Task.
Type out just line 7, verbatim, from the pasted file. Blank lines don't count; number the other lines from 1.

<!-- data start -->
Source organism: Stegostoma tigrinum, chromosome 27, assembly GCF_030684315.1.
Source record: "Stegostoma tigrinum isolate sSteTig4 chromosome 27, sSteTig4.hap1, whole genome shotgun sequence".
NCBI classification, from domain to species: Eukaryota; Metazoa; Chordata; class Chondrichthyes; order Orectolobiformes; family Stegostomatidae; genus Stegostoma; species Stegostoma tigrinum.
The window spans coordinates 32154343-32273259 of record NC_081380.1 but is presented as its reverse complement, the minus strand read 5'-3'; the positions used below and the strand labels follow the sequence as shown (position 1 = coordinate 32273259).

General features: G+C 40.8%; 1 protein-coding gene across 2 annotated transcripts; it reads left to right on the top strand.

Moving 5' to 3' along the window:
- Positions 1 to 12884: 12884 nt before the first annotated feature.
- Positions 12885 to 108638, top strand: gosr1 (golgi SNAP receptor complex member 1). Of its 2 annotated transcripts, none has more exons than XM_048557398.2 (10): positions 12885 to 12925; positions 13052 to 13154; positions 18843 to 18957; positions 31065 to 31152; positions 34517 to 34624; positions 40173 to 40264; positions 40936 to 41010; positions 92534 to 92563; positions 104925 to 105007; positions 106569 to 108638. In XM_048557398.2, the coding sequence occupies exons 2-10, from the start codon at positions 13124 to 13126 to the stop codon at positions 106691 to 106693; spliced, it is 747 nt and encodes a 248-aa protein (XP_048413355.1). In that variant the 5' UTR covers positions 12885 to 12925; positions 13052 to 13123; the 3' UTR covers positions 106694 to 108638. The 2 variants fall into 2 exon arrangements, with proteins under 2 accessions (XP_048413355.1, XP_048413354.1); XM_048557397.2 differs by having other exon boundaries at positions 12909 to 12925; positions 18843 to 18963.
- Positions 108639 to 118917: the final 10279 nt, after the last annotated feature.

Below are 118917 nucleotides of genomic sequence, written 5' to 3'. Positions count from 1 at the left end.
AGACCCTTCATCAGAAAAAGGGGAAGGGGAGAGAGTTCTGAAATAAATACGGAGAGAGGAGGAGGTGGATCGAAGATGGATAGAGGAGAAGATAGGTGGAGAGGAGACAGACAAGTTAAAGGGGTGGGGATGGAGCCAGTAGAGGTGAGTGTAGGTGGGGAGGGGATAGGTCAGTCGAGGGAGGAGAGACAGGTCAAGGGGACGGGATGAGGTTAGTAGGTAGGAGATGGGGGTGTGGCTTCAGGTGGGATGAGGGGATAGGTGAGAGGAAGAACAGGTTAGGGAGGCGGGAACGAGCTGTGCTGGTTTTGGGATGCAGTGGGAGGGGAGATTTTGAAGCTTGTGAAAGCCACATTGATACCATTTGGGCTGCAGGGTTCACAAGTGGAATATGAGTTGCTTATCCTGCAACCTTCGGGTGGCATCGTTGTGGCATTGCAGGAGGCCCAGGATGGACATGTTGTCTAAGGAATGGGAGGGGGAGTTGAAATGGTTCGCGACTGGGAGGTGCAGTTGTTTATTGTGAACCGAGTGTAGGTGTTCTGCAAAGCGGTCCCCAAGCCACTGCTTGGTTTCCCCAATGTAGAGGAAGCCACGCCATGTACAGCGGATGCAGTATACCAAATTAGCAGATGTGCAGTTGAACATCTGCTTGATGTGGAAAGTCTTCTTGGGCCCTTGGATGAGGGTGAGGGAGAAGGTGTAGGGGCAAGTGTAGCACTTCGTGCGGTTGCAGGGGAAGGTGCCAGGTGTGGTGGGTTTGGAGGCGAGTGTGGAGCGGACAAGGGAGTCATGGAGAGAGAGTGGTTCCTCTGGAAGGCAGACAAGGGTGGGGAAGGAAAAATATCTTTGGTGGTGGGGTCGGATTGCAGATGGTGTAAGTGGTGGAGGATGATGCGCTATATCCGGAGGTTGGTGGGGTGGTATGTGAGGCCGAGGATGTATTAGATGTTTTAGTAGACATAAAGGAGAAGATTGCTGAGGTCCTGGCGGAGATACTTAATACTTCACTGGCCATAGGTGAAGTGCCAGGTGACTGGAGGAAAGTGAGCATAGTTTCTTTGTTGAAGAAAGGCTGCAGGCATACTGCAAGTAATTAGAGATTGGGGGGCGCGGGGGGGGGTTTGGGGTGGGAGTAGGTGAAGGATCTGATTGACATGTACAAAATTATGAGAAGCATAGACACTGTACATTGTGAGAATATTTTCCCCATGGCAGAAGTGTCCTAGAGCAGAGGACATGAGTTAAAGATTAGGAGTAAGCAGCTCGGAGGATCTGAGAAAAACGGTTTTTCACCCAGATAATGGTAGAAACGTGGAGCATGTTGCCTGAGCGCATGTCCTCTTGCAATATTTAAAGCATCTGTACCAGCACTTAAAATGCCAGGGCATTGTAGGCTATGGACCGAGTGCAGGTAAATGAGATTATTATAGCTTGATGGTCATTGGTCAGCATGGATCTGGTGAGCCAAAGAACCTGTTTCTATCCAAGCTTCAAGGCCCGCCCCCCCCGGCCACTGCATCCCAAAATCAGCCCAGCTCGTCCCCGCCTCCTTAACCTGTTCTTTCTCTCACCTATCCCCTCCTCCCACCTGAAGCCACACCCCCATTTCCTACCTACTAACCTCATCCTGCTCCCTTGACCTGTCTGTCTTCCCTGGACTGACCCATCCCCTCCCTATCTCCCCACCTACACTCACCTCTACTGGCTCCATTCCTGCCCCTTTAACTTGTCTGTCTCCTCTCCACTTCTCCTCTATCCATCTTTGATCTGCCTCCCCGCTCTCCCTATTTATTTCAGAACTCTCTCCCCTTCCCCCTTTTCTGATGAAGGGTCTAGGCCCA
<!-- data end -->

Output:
- Positions 1 to 12884: 12884 nt before the first annotated feature.